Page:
This article needs additional citations for verification. (August 2010) (Learn how and when to remove this template message)
The Studebaker-Packard Corporation was the entity created in 1954 by the purchase of the Studebaker Corporation of South Bend, Indiana, by the Packard Motor Car Company of Detroit, Michigan. While Studebaker was the larger of the two companies, Packard's balance sheet and executive team were stronger than that of the South Bend company.
In the spring of 1962, Studebaker-Packard reverted its name to "Studebaker Corporation". The following year, the South Bend plant was closed, while its Canadian plant in Hamilton, Ontario, continued to produce Studebaker cars until 1966.
Purposes of merger
It was hoped that Packard would benefit from Studebaker's larger dealer network. Studebaker hoped to gain through the additional strength that Packard's cash position could provide. Once both companies stabilized their balance sheets and strengthened their product line, the original plan devised by Packard president James J. Nance and Nash-Kelvinator Corporation president George W. Mason was that the combined Studebaker-Packard company would join a combined Nash-Kelvinator Corporation and Hudson Motor Car Company in an all-new four-marque American Motors Corporation.
Had the complicated set of combinations gone through as planned, the new company would have immediately surpassed the Chrysler Corporation to become the third of America's "Big Three" automobile manufacturers. However, the sudden death of Mason in 1954 (succeeded by George W. Romney) and disputes over parts-sharing arrangements between the companies doomed any chance of completing the proposed merger. This failure to combine the companies effectively sealed the fates of all four.
Packard executives soon discovered that Studebaker had been less than forthcoming in all of its financial and sales records. The situation was considerably more dire than Nance and his team were led to believe; Studebaker's break-even point was an unreachable 282,000 cars at a time when the company had barely sold 82,000 cars in 1954. Furthering the new company's problems was the loss of about 30% of Studebaker's dealer network by 1956.
Studebaker-Packard tried a company reorganization in which Studebaker took the part of the volume and commercial car and truck seller from South Bend while Packard was to re-occupy the luxury market - one of Nance's targets since he took over Packard's presidency in 1952. The gap in between was filled by a new make, the Clipper. Technically, it was a lighter Packard, built in Detroit alongside the senior cars. The next generation of cars would have to be concentrated on one location, and there was a detailed program for sharing as much sheet metal as possible. Although Nance was presumably right, dealer resistance against the Clipper as a new entry in the intermediate field was big. Dealers complained that the only thing that allowed them to sell Clippers was the prestige, though declining, of the Packard name on the car itself.
Following a disastrous sales year in 1956, Nance resigned and Studebaker-Packard entered a management agreement with the Curtiss-Wright Corporation.:p255 Curtiss, led by Roy T. Hurley, insisted on major changes. All of Studebaker-Packard's defense contracts and plants where defense work was carried out were picked up by Curtiss, Packard production in Detroit was stopped and all remaining automotive efforts were shifted to South Bend.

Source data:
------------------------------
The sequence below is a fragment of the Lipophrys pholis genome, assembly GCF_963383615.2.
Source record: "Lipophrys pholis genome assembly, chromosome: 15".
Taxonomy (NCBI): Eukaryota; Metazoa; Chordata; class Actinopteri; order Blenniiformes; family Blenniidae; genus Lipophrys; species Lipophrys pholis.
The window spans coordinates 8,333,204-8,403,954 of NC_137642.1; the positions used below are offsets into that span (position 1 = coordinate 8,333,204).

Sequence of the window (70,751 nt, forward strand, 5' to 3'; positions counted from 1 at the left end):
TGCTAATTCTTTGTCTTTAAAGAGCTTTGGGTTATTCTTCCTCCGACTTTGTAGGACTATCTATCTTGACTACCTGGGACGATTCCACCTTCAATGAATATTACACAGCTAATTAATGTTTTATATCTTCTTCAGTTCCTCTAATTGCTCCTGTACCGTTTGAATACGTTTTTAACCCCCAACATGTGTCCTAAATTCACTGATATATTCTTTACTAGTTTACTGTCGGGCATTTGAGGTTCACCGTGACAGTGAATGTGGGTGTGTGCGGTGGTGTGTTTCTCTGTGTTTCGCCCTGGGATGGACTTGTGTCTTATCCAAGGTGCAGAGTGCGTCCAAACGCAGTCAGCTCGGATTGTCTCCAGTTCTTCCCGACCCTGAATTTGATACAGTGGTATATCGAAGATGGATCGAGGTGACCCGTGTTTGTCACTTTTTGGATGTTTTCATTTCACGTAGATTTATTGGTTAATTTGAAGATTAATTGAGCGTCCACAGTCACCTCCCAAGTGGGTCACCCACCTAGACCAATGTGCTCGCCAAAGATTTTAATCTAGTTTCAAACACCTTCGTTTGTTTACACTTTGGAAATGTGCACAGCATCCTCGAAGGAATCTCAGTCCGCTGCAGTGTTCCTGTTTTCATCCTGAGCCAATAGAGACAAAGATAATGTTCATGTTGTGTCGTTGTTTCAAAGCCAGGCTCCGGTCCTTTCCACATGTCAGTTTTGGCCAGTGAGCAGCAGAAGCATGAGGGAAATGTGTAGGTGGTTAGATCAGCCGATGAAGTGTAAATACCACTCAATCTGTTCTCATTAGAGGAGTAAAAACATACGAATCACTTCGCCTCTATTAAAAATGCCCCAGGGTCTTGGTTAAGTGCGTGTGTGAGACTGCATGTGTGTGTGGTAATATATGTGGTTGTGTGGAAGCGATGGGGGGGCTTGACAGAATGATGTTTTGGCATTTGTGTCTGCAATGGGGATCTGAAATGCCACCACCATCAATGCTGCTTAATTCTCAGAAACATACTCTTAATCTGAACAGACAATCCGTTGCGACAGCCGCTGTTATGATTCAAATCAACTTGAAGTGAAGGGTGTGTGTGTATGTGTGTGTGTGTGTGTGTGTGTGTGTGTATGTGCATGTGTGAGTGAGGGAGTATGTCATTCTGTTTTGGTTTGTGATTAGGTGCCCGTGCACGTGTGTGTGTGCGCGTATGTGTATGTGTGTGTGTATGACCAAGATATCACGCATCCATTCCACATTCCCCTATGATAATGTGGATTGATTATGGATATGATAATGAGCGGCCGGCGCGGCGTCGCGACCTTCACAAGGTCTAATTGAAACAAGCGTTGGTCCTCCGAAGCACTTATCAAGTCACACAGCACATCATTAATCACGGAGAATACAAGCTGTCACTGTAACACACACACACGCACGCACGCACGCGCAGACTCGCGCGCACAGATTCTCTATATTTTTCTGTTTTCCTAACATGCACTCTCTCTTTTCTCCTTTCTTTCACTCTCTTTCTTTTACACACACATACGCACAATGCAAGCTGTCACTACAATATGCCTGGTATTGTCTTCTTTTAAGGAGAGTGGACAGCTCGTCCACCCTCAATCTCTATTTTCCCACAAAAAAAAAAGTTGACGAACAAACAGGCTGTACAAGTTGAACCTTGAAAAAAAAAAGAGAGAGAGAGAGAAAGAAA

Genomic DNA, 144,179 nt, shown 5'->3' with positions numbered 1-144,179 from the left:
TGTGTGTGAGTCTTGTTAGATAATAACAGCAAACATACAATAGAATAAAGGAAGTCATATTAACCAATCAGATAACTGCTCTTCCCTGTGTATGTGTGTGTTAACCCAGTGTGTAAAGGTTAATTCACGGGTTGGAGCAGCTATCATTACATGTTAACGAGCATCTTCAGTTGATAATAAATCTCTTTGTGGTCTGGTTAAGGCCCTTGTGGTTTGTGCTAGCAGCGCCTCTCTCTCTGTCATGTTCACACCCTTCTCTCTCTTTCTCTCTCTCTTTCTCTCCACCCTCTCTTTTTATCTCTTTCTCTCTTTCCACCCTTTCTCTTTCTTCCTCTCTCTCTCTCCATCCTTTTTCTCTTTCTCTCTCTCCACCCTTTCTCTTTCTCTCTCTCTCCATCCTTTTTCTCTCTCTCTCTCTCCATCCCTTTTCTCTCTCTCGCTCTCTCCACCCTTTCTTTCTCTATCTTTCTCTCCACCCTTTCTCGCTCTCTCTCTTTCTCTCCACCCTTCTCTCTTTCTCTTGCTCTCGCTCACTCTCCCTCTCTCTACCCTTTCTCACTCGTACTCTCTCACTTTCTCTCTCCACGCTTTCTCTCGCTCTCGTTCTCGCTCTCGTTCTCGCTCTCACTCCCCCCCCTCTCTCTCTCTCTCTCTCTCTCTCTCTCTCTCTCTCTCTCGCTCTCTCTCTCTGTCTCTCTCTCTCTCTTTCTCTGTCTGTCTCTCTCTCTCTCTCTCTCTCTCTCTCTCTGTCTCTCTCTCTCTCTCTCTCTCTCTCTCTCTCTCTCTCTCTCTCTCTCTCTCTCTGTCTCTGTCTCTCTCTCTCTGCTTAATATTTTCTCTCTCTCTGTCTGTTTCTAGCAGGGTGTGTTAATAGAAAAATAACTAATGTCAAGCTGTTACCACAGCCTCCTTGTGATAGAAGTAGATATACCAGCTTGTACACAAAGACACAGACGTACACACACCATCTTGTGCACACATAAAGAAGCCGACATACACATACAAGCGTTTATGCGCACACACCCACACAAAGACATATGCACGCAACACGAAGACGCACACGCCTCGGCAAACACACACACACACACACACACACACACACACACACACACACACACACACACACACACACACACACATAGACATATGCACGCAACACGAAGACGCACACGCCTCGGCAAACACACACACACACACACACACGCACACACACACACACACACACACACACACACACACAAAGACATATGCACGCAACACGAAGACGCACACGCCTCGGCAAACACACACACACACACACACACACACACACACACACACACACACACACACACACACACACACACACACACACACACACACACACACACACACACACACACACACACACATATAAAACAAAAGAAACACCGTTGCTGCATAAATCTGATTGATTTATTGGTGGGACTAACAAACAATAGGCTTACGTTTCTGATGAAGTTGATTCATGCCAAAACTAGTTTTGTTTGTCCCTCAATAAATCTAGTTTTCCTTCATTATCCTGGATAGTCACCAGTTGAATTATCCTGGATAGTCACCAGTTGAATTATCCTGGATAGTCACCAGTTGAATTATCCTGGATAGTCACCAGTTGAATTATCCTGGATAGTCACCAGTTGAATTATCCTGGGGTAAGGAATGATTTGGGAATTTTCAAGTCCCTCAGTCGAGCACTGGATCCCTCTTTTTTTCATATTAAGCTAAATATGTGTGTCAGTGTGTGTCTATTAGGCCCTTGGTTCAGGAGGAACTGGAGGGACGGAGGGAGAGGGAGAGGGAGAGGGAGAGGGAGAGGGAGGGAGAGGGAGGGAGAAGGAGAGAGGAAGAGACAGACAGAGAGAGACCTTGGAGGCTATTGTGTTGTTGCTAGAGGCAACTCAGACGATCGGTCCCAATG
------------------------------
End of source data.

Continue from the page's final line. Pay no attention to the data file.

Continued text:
The Packards (for 1957 and 1958) were essentially Studebaker Presidents with large amounts of bright work. The vehicles were referred to as "Packardbakers" by comedians. The final Packard rolled off the assembly line in July 1958. That year, Studebaker instructed company personnel to sell their Packards and use only Studebakers.:p255
The one bright spot to come of the company's troubles was a distribution agreement, brokered by Hurley, with Daimler Benz. The agreement was looked on as a necessity both for the income that Mercedes-Benz could add to the company's bottom line and as another product that the Studebaker dealer network could sell in the event that the company quit building its own cars.
Studebaker-Packard Corporation made one final attempt at resurrecting the Packard nameplate. The Franco-American Facel-Vega four-door sedan, which was powered by a Chrysler V8 engine, would have been rebadged as a Packard. The plans fell through when Daimler Benz demanded that Studebaker-Packard drop the plans or risk termination of its sales agreement to sell Mercedes-Benz cars.
In 1960, the company began diversification efforts by buying:
- D. W. Onan & Sons - Generators & engines
- Cincinnati Testing Labs - Plastics Research
- Gering Plastics - Plastics Manufacture
- Clarke Floor Machine Company - Floor cleaners & buffers
- Gravely Tractors - Quality lawnmowers
- Chemical Compounds Company - Maker of STP additives
In 1961 Sherwood Egbert was appointed company president. He was expected to help diversify the company. In the spring of 1962, four years after the last Packard car rolled off the assembly line, and eight years following the merger between Packard and Studebaker, the company dropped 'Packard' from its legal name, which returned to being 'Studebaker Corporation'.
- Langworth, Richard. 1957-58 "Packardbaker": America's First Replicar, pp. 8-20, Collectible Automobile Magazine April 1985, Vol.5, Number 6.